Rachel Whitford is a recent graduate from the University of Edinburgh who wrote this paper in her final year of her Undergraduate degree. While at the University of Edinburgh, Rachel worked as a Senior News Writer for the university’s main campus newspaper The Student where she mainly reported on social and gender issues in the Edinburgh area. She also interned for an academic publishing company that specialises in medical research. Rachel has always been drawn to contemporary literature and became particularly interested in postmodernist and constructivist thinking and its tension with capitalist normality while studying her undergrad. Rachel is due to start studying an MSc in Applied Educational and Social Research with the University of Strathclyde in September 2019.
Nicole Bilan is a third-year student of Comparative Literature at King’s College London. She is especially interested in the role that poetry plays in exploring identity within zones of conflict and postcolonial societies. She is currently researching Cuban and Caribbean poetry, namely Derek Walcott’s Omeros, for her dissertation. Nicole is also the editor of Chapter Catcher, a quarterly magazine that aims to make a range of literature more accessible, and to broaden literary horizons. Once she has graduated, she plans to continue her campaign for a more diverse canon in her role at Chapter Catcher, and to pursue her study of Comparative Literature at graduate level.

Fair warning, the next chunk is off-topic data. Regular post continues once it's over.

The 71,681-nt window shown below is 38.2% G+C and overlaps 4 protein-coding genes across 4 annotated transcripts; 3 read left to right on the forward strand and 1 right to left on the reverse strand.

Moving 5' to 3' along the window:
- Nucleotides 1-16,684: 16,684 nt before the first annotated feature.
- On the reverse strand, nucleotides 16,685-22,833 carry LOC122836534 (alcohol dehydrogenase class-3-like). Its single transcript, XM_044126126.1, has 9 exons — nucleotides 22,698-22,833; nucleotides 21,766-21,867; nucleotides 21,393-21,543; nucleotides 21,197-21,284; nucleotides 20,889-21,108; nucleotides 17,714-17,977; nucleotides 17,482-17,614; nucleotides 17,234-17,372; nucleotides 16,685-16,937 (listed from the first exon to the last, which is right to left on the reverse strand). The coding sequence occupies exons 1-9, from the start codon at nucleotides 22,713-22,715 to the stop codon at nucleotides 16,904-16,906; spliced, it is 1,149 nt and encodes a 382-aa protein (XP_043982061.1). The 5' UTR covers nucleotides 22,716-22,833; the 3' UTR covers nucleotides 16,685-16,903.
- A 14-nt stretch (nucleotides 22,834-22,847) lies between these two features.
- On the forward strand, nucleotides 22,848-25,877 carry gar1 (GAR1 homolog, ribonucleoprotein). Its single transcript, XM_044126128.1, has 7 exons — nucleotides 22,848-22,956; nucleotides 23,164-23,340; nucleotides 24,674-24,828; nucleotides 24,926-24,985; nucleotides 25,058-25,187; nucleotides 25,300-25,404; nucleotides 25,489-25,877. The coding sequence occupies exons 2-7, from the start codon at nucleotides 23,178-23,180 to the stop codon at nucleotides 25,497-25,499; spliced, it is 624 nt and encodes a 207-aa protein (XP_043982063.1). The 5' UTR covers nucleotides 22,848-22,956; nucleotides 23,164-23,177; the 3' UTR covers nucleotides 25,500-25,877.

Tae Catalina Markey grew up in between Bogotá, Colombia and Paris, France. She recently graduated from Duke University’s Program in Literature with a major in Global Cultural Studies and a minor in Philosophy. She is interested in media theory, Latin American literature, and contemporary film. While at Duke, she also undertook projects in dance, podcast production, and DJing. Although she will be working at a film magazine next year, she plans to pursue a PhD in comparative literature at some point in her life.